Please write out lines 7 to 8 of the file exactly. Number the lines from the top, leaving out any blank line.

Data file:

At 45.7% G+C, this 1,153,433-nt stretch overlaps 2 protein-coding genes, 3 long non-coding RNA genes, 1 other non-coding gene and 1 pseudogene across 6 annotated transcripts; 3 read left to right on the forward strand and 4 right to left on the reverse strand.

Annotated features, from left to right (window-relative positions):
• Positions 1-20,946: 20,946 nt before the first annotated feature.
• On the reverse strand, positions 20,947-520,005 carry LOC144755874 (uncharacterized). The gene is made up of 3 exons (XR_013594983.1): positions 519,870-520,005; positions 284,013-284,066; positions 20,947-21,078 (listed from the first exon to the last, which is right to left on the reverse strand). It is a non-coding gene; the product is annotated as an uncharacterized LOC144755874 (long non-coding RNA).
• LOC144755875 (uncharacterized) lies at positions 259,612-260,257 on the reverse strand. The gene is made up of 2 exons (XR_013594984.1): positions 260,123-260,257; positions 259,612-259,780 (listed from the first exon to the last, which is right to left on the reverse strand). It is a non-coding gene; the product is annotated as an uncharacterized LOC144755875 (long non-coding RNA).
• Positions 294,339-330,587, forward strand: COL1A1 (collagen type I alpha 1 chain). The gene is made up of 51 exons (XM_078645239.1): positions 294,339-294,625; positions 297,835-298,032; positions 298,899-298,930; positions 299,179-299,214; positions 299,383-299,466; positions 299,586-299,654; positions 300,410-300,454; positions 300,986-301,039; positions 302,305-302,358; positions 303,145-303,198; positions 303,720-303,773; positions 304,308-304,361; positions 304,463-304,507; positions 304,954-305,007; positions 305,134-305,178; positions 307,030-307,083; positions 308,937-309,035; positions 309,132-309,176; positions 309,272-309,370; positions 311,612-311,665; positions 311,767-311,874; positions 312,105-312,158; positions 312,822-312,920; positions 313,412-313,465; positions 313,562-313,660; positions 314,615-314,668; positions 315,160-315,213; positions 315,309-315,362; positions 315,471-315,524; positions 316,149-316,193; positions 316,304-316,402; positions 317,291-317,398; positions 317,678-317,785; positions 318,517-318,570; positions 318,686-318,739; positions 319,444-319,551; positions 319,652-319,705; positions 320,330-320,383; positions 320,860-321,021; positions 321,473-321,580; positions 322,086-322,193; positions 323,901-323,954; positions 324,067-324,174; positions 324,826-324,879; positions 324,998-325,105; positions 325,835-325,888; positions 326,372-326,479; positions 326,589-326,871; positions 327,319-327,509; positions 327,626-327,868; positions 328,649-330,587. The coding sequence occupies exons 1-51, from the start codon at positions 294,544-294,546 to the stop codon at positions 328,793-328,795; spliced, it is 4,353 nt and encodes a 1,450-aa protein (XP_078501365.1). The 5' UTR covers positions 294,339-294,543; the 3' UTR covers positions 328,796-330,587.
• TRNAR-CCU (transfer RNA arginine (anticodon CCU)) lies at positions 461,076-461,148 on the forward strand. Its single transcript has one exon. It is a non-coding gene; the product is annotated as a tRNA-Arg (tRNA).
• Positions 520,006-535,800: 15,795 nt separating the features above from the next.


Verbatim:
• TRNAR-CCU (transfer RNA arginine (anticodon CCU)) lies at positions 461,076-461,148 on the forward strand. Its single transcript has one exon. It is a non-coding gene; the product is annotated as a tRNA-Arg (tRNA).
• Positions 520,006-535,800: 15,795 nt separating the features above from the next.